September 10, 2022 •
Uncategorized •
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Do you have a personal mission statement? Self-development experts, coaches and inspirational leaders have long encouraged the practice of hammering out a few sentences that summarize your overarching goal in life. My own experience would tend to commend the exercise as well. However, taking the time and effort to develop an effective mission statement that you are comfortable with is harder than you may imagine. I especially think a personal mission statement is valuable for leaders, since clarity around your core values will be critical for your success.

A well-crafted mission statement will be hard work. Mark Twain once said that “The two most important days in your life are the day you are born and the day you find out why.” It is this “why” that takes some serious thinking. A mission statement seeks to encompass, at a high level, the reason you believe you were put here on earth. What am I doing here, other than taking up space? Articulating this concisely takes effort. You will therefore have to dig deep into your own worldview, your passions, your talents, and your values.

A mission statement is sort of a description of your “goal for life.” Do you have one? What type of person do you want to be? Do you know what you are aiming at? How do you want to be remembered? What are the priorities that govern your choices and actives? I think Mr. J.C. Penny was not far off when he said “Give me a stock clerk with a goal, and I will give you a man who will make history. Give me a man without a goal, and I will give you a stock clerk.” A mission statement is a sort of “goal” for life.

Though it may involve some pains to create, a mission statement can be a valuable tool to help you achieve the kind of life you really want to live. Stephen Covey, author of the famous “7 Habits for Highly Effective People” put it this way “A mission statement is not something you write overnight… But fundamentally, your mission statement becomes your constitution, the solid expression of your vision and values. It becomes the criterion by which you measure everything else in your life.”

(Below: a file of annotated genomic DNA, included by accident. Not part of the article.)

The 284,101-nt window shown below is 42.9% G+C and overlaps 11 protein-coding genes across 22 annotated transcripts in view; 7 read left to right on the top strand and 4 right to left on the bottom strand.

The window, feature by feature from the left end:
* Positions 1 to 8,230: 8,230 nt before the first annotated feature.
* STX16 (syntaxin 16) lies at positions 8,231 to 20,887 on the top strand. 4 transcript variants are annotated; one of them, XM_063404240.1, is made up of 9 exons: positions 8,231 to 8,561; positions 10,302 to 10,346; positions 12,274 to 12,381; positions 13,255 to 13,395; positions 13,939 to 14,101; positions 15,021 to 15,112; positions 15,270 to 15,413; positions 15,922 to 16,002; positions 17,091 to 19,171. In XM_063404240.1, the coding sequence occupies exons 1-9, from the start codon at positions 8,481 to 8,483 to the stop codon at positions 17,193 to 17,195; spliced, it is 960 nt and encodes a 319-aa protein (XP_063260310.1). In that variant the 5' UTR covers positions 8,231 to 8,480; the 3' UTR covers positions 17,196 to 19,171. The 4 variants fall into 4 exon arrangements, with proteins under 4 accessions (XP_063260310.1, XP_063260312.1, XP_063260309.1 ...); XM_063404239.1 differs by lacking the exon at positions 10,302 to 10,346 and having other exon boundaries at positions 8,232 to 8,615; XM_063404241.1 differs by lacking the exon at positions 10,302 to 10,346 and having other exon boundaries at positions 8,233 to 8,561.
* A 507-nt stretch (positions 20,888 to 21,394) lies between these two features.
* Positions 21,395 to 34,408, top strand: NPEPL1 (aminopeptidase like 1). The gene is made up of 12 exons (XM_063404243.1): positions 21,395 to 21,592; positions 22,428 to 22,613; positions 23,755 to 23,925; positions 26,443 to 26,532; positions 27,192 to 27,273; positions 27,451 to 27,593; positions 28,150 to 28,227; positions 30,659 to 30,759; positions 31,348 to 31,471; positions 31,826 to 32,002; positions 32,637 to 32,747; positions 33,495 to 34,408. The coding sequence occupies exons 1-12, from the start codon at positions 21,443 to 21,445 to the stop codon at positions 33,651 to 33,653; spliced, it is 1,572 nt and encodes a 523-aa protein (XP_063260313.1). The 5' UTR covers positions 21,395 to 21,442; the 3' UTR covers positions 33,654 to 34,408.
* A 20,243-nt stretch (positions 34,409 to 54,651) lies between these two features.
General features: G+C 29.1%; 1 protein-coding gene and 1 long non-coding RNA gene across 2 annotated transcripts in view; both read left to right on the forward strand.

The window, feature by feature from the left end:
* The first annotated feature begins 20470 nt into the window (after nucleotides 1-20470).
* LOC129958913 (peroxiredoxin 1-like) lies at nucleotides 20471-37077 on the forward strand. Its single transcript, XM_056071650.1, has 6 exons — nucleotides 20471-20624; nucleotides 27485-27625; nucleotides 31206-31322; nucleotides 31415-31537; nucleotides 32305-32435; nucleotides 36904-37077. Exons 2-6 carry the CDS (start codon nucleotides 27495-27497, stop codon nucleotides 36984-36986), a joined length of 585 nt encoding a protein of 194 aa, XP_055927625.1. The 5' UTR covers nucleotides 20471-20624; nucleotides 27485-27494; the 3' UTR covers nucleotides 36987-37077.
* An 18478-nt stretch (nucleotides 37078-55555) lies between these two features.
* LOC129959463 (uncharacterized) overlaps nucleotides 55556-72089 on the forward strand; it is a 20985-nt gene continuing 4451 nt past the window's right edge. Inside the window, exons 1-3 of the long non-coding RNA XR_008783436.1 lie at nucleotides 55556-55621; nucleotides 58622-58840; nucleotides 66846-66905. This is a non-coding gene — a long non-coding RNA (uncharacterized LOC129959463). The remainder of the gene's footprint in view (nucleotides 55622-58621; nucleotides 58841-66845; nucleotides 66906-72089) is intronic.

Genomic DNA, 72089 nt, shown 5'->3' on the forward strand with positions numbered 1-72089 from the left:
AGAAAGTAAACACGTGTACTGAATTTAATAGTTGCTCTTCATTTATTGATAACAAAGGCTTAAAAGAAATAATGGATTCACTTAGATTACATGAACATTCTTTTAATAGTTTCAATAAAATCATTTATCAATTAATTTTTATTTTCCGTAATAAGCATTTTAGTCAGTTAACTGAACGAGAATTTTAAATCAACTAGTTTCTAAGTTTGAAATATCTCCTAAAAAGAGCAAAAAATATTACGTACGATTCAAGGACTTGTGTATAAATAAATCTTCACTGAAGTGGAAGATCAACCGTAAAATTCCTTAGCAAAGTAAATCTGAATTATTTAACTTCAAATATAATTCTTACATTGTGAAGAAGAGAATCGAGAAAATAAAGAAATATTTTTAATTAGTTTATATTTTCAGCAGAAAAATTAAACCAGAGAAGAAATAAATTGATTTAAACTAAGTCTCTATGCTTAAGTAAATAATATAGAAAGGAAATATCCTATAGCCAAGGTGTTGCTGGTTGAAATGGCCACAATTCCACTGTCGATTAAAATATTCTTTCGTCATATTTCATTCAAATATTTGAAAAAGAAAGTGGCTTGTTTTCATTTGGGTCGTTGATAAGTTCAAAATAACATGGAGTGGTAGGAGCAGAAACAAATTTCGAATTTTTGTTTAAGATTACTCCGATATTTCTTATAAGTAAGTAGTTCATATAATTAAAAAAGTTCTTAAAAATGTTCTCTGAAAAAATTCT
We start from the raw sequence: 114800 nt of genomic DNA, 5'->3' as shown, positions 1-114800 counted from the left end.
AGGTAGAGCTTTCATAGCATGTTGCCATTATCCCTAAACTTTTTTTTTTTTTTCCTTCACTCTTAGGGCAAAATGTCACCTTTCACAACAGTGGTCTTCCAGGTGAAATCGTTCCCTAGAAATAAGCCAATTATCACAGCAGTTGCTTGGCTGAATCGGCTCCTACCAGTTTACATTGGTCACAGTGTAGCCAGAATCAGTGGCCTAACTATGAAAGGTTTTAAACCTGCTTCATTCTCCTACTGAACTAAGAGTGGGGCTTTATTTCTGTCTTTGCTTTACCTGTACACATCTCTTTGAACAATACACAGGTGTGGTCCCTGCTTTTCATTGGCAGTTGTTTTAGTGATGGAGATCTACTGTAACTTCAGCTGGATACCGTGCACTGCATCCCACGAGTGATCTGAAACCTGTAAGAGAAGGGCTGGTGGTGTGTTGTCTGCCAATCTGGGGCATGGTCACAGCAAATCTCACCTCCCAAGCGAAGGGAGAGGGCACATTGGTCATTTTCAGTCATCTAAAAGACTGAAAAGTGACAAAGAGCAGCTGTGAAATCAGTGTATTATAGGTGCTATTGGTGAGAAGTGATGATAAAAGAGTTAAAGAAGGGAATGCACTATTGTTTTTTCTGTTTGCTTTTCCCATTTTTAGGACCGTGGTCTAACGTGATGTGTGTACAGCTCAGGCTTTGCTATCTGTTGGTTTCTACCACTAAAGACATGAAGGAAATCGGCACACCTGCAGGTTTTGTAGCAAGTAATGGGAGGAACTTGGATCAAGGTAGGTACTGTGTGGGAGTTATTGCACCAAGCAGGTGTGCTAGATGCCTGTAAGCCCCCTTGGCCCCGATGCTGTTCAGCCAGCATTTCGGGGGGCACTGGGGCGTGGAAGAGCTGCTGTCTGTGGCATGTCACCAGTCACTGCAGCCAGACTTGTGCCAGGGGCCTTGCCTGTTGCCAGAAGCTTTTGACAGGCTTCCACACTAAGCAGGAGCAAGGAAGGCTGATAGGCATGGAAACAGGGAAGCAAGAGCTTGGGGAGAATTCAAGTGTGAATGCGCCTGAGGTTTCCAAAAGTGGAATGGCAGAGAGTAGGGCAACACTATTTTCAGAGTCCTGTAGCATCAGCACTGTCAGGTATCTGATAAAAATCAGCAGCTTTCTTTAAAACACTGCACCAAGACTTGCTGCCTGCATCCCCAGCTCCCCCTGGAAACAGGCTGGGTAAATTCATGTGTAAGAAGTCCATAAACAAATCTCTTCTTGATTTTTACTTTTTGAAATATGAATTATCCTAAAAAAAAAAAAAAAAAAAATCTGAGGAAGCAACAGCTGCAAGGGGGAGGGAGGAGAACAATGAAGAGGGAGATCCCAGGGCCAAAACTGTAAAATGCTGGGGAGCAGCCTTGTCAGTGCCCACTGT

There are all sorts of tools available to help you write a mission statement for your life. You can find them online for free. You can read articles about mission statements. You can buy whole books on the subject. But personally I think an easy way to start is just doing what I did: Grab some 3×5 cards and give it a shot. Start with “My mission is…” and go from there. If you are like me, you will write something…think about it…and then write a new one. And then a new one. It may takes days, weeks or even months. But eventually you will have a statement that can fit on that 3×5 card that you are reasonably happy with. You can always edit it later.

So what is MY mission statement? Well, I have never before shared it publicly, and I know it is far from perfect. But I’ll let you read it and hope that it gives you some degree of encouragement to write your own.

“My mission is to please God and serve others. I aspire to be a source of inspiration, encouragement, instruction, and assistance to those around me. I will approach life with humility, curiosity, industry, integrity and love. I will seek to improve and use my talents and resources for as long as I can to as many as I can, and to die knowing I did the best I could. To God be the glory.”

Jason’s Mission Statement

So…will you write your own?

Photo by Aaron Burden on Unsplash